Exeter Chiefs record £2.26m loss owing to impact of Covid pandemic

By Brent PilnickBBC Sport
Exeter beat Bath
Exeter's last match in the accounting period was a 57-20 win over Bath on 7 March - they have only had a limited crowd of 2,000 attend one game since

Premiership and European champions Exeter have recorded a pre-tax loss of £2.26m after being "significantly impacted" by the Covid-19 pandemic.

The club's financial results for the year to June 2020 compared to a £24.75m profit in the previous year.

Turnover fell by £4.73m due mainly to the pandemic's effects, which saw the club not play any games after March.

The figures do not cover earnings from winning the Premiership or Champions Cup, which happened after 30 June.

Exeter's 2019 profit was helped by £14.1m from their share of CVC Capital Partner's £200m acquisition of a stake in Premiership Rugby in December 2018.

Chiefs had been the only profitable Premiership club prior to the CVC investment and are currently building a hotel and expanding Sandy Park, which is also used as a conferencing and events venue.

The pandemic meant Exeter missed out on hosting four home Premiership matches, a Premiership semi-final and two Champions Cup knockout matches with fans in attendance - all fixtures were played behind closed doors after August 2020.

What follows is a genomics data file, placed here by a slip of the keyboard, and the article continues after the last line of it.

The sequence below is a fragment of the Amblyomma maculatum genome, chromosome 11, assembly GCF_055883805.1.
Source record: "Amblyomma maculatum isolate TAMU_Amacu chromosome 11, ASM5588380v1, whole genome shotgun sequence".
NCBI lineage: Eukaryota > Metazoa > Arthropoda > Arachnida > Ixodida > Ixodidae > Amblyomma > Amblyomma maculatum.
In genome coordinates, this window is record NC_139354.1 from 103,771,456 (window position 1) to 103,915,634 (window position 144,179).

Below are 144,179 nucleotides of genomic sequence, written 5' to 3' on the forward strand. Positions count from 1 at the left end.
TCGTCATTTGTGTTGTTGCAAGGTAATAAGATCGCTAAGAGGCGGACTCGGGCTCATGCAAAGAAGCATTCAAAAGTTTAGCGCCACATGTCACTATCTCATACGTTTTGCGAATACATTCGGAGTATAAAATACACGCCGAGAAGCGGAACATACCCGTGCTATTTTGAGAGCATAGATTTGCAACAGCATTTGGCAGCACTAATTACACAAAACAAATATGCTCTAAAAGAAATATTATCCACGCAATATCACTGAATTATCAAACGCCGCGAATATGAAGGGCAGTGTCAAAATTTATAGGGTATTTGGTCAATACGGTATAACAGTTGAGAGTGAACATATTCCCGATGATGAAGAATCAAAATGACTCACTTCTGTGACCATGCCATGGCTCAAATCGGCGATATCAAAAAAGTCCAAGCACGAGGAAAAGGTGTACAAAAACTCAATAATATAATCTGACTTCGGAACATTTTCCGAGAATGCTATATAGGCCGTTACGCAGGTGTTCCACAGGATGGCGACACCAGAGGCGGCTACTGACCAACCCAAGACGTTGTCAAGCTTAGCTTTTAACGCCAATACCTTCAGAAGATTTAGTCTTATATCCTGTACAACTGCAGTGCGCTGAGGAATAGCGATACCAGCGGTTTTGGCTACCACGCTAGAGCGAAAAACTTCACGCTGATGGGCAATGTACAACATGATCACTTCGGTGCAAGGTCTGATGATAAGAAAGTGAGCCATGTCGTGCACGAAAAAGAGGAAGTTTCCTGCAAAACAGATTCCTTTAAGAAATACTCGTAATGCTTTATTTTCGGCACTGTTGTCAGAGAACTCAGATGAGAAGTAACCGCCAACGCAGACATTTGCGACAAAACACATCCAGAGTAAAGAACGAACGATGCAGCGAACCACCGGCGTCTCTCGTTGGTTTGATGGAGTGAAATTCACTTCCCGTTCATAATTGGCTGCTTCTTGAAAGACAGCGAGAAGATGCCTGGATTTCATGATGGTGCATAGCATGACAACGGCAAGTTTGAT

"Obviously our financial results have been significantly impacted by Covid-19 but we are delighted with our performances on the field," chairman and chief executive Tony Rowe stated in the club's annual report.

"During the period to March 2020 when supporters were allowed our average attendance was only slightly less than the record set in 2018-19 and there is no doubt it would have been exceeded if the season had continued as normal, as would our other key performance indicators particularly relevant to match-days."

Exeter director of rugby Rob Baxter said that while the losses were concerning, the club was able to deal with them as they hope to return to normal operations soon.

"To have lost that money is obviously worrying, there's not point saying any different. To be losing any money in a business is a worry, to lose that amount of money is significant," Baxter told BBC Sport.

"Having said that, in the current climate it's probably pretty good, we've had zero crowds, zero bar takings, reduced funding in other areas so there's an answer for it and I think as long as there's an answer for it you can deal with it.

"We are now on an improving picture over the next few months regarding Covid-19 and the plan of stepping out of it and towards sport and hospitality starting again, and sport and hospitality are our main business here."

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